Editorial: Substance needed
In formulating and releasing a policy on how to deal with the consequences of the earthquakes, the Labour Party has performed a useful service.
It has put forward ideas for discussion around some of the issues – principally those concerning residents in the residential red zone – that are uppermost in many people's minds, and has obliged the Government to come up with answers to its suggestions.
It is appropriate, after an event of such far-reaching significance, for an Opposition party to subject the Government's performance to scrutiny and put forward proposals of its own. The solutions to the many problems the area faces are not straightforward or easy and debate about them will always be productive.
That said, Labour's proposals are, at this stage, not much more than a fine-sounding wishlist. As one red-zone resident noted, the plans were "about as useful as wallpaper". This is largely driven by the party's poor showing in opinion polls.
Unless there is more substance that Labour has yet to announce, some of them would raise more problems than they would solve. It is also difficult to see how some of them could be made to work. The gaping hole in the proposals is the lack of any realistic assessment of their longer-term impact on the public finances. And while Labour's leader, Phil Goff, was scornful of the capacity of a "market solution", he appeared to be oblivious (or chose to ignore) the potentially huge, unintended consequences of ad-hoc interventionism.
A centrepiece of Labour's plan is the proposal to spend $230 million on "affordable" sections that would be sold "at cost" to 1500 red-zone homeowners. This would, Labour says, control cost inflation among private developers. Quite how the government buying sections, instead of private interests, would control any inflation in the market is not explained. Also, "at cost" suggests that Labour would subsidise the price of the sections, which means a few fortunate buyers would get sections they could not otherwise afford at the expense of taxpayers.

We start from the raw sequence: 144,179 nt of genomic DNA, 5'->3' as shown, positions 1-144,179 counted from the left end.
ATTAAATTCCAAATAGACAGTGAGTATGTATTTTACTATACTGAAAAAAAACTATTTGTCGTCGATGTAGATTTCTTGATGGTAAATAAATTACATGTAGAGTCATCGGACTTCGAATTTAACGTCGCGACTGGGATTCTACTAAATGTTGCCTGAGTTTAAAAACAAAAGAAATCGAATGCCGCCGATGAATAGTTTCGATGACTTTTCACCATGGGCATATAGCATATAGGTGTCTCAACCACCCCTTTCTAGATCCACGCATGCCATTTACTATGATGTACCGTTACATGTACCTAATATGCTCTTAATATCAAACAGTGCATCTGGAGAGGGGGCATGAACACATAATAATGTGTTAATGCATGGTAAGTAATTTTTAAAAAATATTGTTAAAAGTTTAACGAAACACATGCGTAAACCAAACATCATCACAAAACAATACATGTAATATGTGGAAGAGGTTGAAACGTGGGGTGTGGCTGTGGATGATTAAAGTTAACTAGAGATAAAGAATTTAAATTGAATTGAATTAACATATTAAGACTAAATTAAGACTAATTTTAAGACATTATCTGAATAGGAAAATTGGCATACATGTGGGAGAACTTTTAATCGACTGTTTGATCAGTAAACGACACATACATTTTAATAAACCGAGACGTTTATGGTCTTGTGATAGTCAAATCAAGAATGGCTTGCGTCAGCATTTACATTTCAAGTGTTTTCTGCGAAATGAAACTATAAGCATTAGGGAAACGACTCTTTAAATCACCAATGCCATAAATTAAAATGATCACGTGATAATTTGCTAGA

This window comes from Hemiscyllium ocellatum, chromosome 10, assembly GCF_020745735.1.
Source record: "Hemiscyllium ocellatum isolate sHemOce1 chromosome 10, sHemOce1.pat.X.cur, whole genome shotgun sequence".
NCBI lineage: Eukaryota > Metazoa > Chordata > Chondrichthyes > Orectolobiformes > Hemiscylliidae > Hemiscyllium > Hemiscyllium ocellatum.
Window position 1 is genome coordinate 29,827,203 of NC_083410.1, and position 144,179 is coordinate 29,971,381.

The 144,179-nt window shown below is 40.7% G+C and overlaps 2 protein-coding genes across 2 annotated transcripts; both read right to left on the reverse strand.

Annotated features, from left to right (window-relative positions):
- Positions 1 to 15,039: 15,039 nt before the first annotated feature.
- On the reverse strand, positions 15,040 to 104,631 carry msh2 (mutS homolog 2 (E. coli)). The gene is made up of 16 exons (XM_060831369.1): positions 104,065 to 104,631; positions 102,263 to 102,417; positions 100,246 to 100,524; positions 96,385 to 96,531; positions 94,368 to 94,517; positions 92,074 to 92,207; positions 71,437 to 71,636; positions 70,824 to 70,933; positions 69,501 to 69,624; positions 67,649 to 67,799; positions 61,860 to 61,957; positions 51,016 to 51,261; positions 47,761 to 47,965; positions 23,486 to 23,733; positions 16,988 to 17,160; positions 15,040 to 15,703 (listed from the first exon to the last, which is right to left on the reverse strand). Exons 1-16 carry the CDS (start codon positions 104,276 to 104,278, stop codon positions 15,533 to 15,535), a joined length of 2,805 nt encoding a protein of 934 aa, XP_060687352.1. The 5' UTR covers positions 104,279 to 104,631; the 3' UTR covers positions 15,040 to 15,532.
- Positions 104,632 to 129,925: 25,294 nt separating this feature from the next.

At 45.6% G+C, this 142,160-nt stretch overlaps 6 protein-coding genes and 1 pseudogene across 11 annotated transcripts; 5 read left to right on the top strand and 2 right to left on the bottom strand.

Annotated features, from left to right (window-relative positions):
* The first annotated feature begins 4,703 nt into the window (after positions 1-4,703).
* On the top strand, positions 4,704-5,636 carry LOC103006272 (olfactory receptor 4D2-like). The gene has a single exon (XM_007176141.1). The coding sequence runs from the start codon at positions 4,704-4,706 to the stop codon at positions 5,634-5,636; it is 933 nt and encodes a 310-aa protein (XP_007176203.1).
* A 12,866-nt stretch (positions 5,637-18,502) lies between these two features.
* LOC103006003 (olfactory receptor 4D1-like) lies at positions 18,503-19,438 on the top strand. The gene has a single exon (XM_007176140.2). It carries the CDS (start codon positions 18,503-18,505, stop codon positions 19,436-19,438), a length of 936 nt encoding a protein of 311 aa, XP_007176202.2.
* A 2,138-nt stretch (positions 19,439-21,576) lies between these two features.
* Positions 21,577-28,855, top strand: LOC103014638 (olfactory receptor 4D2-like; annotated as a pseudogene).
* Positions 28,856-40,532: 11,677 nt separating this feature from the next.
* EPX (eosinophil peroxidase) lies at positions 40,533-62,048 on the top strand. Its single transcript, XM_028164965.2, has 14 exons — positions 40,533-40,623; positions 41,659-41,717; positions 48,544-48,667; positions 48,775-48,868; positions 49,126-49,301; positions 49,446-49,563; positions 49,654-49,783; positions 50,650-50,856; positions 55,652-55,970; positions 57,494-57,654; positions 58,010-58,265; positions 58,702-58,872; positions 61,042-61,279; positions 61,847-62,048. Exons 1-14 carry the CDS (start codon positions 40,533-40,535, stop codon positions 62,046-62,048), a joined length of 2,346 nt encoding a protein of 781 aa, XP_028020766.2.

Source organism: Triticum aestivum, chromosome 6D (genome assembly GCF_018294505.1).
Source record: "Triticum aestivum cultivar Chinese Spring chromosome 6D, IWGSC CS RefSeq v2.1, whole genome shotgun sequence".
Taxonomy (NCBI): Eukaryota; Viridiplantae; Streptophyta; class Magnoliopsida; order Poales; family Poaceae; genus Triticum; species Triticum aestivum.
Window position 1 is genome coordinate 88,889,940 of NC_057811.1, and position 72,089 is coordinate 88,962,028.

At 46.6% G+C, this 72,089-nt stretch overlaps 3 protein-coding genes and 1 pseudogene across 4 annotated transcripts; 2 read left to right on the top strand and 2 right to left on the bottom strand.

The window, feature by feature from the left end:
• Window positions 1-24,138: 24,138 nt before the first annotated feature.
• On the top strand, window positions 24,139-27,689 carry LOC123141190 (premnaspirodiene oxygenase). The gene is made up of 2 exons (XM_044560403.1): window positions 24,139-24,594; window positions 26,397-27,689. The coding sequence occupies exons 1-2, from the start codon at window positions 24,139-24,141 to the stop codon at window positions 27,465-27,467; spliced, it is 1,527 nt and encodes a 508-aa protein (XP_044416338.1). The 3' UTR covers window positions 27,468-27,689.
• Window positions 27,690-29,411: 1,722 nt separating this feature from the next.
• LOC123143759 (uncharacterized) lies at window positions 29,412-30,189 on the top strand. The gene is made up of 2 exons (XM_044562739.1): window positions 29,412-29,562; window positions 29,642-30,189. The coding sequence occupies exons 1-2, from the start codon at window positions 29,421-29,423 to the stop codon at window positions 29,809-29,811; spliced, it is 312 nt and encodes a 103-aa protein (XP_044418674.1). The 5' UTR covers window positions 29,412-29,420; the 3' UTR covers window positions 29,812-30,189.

The most notable flaw in this proposal, however, is that it does not explain how the lucky 1500 would be chosen out of 6000 or so who can no longer remain on their land. Whether they were chosen according to some stated criteria, by a lottery or selected by some other method, a host of inequities would be bound to arise.
The Labour proposal to "persuade" insurers to start writing new policies sounds like empty rhetoric. Insurance companies are shying away from writing new policies because of the uncertainty surrounding any future liability. Insurance is based on the assessment of quantifiable risk. Uncertainty means the risk cannot be estimated.
Until the uncertainty goes, insurance will be a difficulty. Insurance companies cannot be "persuaded" to think otherwise.
If insurance problems do continue, Labour suggests a "short-term" government intervention may be necessary. In this context, the idea of reviewing the role of the Earthquake Commission does have some merit. It seems clear, for instance, that the EQC's limits and premiums, which have not been changed in years, are no longer adequate. But because of the possible impact on public finances, intervening further in insurance would have to be carefully thought through. It is not likely to be any kind of short-term expedient.